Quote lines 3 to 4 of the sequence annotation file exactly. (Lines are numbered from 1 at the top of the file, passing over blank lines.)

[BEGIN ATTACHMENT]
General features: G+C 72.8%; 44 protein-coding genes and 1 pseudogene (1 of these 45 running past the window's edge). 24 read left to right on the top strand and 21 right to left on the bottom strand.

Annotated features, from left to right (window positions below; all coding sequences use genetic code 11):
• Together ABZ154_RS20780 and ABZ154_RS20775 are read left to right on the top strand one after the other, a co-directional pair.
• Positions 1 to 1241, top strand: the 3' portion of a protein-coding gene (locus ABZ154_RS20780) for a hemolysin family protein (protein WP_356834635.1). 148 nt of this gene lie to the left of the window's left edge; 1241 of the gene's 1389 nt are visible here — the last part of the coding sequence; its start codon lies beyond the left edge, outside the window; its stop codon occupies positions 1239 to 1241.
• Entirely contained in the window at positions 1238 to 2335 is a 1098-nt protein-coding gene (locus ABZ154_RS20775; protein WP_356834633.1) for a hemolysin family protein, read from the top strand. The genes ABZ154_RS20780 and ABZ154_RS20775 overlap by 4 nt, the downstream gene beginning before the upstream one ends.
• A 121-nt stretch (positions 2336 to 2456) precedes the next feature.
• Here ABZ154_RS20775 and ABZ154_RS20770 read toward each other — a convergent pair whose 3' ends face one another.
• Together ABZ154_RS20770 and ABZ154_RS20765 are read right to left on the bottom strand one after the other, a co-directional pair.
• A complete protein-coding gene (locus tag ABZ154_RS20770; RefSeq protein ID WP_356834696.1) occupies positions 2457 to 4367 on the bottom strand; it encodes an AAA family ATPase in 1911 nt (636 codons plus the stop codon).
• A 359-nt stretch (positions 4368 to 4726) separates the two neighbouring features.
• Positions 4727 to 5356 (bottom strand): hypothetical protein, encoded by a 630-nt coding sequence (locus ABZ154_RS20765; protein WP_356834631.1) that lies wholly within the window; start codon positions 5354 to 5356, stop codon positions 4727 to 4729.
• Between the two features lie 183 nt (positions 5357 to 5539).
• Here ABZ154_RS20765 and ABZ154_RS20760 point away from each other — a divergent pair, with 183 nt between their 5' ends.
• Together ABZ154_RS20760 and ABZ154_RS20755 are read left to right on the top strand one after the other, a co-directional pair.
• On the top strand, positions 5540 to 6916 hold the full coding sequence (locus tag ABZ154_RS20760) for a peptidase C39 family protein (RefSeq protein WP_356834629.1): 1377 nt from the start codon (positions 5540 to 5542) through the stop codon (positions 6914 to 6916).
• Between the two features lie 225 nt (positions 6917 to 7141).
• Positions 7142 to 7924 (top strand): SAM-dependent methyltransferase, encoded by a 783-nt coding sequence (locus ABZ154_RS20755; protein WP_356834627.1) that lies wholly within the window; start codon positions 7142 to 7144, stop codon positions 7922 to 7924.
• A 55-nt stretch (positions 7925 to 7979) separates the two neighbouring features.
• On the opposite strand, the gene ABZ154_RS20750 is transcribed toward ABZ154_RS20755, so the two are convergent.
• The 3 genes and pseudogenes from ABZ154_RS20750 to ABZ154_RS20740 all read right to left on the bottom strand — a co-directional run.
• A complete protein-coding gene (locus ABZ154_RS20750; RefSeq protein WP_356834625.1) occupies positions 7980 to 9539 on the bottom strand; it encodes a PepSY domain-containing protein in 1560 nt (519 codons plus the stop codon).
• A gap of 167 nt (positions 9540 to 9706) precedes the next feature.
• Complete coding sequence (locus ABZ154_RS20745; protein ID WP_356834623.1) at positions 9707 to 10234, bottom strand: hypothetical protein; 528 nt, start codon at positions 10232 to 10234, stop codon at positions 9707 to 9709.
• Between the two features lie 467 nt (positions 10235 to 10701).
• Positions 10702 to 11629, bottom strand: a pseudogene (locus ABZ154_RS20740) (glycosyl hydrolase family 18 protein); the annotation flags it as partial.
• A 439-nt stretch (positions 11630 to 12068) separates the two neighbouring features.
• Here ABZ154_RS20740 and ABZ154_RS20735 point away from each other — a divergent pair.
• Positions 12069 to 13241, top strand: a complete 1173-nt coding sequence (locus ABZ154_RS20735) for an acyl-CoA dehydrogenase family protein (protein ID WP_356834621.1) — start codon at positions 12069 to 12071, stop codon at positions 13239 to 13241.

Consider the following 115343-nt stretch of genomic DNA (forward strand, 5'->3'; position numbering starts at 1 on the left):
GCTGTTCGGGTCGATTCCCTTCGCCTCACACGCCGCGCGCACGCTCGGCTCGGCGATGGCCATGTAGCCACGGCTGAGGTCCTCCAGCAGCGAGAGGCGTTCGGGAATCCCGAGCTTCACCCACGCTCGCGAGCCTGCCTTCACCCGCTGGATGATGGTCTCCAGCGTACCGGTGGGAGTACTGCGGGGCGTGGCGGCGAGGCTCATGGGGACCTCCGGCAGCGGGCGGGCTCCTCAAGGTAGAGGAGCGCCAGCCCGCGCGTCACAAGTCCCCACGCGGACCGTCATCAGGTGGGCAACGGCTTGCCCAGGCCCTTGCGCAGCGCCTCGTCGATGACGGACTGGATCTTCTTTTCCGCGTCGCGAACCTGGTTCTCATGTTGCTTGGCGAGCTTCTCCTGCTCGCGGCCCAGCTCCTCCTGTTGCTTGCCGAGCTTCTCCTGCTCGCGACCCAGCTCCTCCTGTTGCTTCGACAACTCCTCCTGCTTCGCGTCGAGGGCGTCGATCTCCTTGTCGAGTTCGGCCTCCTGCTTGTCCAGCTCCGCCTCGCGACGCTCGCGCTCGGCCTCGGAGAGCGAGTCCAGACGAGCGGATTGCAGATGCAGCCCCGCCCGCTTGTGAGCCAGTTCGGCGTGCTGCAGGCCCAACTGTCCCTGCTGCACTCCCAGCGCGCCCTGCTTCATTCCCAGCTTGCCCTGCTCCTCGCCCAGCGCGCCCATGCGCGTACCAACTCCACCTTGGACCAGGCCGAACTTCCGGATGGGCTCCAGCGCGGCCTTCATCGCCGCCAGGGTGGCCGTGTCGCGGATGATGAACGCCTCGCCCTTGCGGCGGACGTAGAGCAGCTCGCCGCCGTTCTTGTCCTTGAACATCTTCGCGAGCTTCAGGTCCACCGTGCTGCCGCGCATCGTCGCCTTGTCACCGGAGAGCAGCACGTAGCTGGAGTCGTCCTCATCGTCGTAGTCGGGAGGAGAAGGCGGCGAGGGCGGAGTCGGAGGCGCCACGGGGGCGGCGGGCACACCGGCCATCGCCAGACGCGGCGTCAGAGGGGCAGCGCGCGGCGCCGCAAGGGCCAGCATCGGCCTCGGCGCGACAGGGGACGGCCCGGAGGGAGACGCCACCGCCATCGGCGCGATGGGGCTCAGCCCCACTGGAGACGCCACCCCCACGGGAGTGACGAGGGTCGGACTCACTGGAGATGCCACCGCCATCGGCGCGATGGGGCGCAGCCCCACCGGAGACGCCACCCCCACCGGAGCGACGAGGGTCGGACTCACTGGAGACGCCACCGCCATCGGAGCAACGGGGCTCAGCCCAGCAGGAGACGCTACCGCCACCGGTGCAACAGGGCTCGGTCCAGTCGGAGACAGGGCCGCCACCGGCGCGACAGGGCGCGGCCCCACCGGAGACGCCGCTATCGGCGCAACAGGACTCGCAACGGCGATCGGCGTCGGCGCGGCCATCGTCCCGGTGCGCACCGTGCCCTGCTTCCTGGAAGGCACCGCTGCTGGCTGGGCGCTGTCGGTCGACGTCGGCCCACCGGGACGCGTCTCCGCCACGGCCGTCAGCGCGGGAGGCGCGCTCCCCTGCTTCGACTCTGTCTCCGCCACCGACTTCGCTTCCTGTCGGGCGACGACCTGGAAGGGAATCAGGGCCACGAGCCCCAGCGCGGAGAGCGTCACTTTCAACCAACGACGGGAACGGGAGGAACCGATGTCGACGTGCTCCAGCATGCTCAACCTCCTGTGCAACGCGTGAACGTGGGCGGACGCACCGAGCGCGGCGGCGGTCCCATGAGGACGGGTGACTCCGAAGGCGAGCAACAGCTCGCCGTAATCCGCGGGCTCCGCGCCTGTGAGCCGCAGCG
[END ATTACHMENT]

• Together ABZ154_RS20780 and ABZ154_RS20775 are read left to right on the top strand one after the other, a co-directional pair.
• Positions 1 to 1241, top strand: the 3' portion of a protein-coding gene (locus ABZ154_RS20780) for a hemolysin family protein (protein WP_356834635.1). 148 nt of this gene lie to the left of the window's left edge; 1241 of the gene's 1389 nt are visible here — the last part of the coding sequence; its start codon lies beyond the left edge, outside the window; its stop codon occupies positions 1239 to 1241.